Vitamin D Supplementation, Serum 25(OH)D Concentrations and Cardiovascular Disease Risk Factors: A Systematic Review and Meta-Analysis

  • Mirhosseini N
  • Rainsbury J
  • Kimball S
Citations of this article
Mendeley users who have this article in their library.


Background: Cardiovascular disease (CVD) risk factors are associated with low serum 25 hydroxyvitamin D (25(OH)D) concentrations in observational studies; however, clinical trial findings are inconsistent. Objective: We assessed the effect of vitamin D supplementation and increased serum 25(OH)D concentrations on CVD risk factors in a systemic review and meta-analysis of randomized controlled trials (RCTs). Design: MEDLINE, CINAHL, EMBASE, and Google Scholar were searched for RCTs that evaluated vitamin D supplementation and cardiovascular outcomes [blood pressure, parathyroid hormone (PTH), serum high-sensitivity C-reactive protein (hs-CRP), total cholesterol, high and low density lipoprotein (HDL and LDL, respectively), triglycerides, peak wave velocity (PWV) and Augmentation Index (AI)] from 1992 through 2017. Meta-analysis was based on a random-effects model and inverse variance method to calculate standardized mean difference (SMD) as effect sizes, followed by a leave-one-out method for sensitivity analysis. Risk of publication bias was assessed using Cochrane checklist and Begg funnel plots. The systematic review is registered as CRD42015025346. Results: We identified 2341 studies from which 81 met inclusion criteria. The meta-analysis indicated a significant reduction in systolic blood pressure (SMD = -0.102 ± 0.04 mmHg, 95% confidence interval (CI), -0.20 to -0.03), diastolic blood pressure (SMD = -0.07 ± 0.03 mmHg, 95% CI, -0.14 to -0.006), serum PTH (SMD = -0.66 ± 0.08 ng/L, 95% CI, -0.82 to -0.49), hs-CRP (SMD = -0.20 ± 0.07 mg/L, 95% CI, -0.34 to -0.06), total cholesterol (SMD = -0.15 ± 0.06 mmol/L, 95% CI, -0.25 to -0.04), LDL (SMD = -0.10 ± 0.05 mmol/L, 95% CI, -0.20 to -0.003), triglycerides (SMD = -0.12 ± 0.06 mmol/L, 95% CI, -0.23 to -0.003) and a significant increase in HDL (SMD = 0.09 ± 0.04 mmol/L, 95% CI, 0.00 to 0.17) with vitamin D supplementation. These findings remained significant in sensitivity analyses for blood pressure, lipid profile, serum PTH, and serum hs-CRP. There was no significant effect of vitamin D supplementation on PWV (SMD = -0.20 ± 0.13 m/s, 95% CI, -0.46 to 0.06, p = 0.14) and AI (SMD = -0.09 ± 0.14%, 95% CI, -0.37 to 0.19, p = 0.52) for vitamin D supplemented groups. Conclusion: These findings suggest that vitamin D supplementation may act to protect against CVD through improving risk factors, including high blood pressure, elevated PTH, dyslipidemia, and inflammation.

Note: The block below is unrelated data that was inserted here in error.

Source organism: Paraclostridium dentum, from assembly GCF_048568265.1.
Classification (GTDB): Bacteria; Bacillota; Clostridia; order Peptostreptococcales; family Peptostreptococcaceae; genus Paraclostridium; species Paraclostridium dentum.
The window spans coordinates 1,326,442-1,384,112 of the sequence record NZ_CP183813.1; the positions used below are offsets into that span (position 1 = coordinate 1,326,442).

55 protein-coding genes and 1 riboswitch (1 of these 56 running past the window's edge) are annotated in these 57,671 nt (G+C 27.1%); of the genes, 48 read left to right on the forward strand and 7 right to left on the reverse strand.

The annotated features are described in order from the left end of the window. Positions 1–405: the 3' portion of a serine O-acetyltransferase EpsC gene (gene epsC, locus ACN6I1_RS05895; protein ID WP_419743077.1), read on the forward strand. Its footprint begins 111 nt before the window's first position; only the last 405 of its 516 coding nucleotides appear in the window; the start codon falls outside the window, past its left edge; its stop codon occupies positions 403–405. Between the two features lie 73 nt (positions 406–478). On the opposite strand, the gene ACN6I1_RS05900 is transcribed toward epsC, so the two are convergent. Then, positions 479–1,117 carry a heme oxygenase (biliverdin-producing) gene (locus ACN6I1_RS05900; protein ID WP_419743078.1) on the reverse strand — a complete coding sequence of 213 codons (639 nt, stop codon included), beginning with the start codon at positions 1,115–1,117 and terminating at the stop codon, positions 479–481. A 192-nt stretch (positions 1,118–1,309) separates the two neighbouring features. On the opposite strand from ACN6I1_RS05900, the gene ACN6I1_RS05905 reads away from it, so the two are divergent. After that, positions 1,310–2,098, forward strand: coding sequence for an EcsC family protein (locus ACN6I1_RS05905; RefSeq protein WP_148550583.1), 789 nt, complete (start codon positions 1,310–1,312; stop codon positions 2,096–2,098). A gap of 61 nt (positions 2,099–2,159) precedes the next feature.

Mirhosseini, N., Rainsbury, J., & Kimball, S. M. (2018). Vitamin D Supplementation, Serum 25(OH)D Concentrations and Cardiovascular Disease Risk Factors: A Systematic Review and Meta-Analysis. Frontiers in Cardiovascular Medicine, 5.

Register to see more suggestions

Mendeley helps you to discover research relevant for your work.

Already have an account?

Save time finding and organizing research with Mendeley

Sign up for free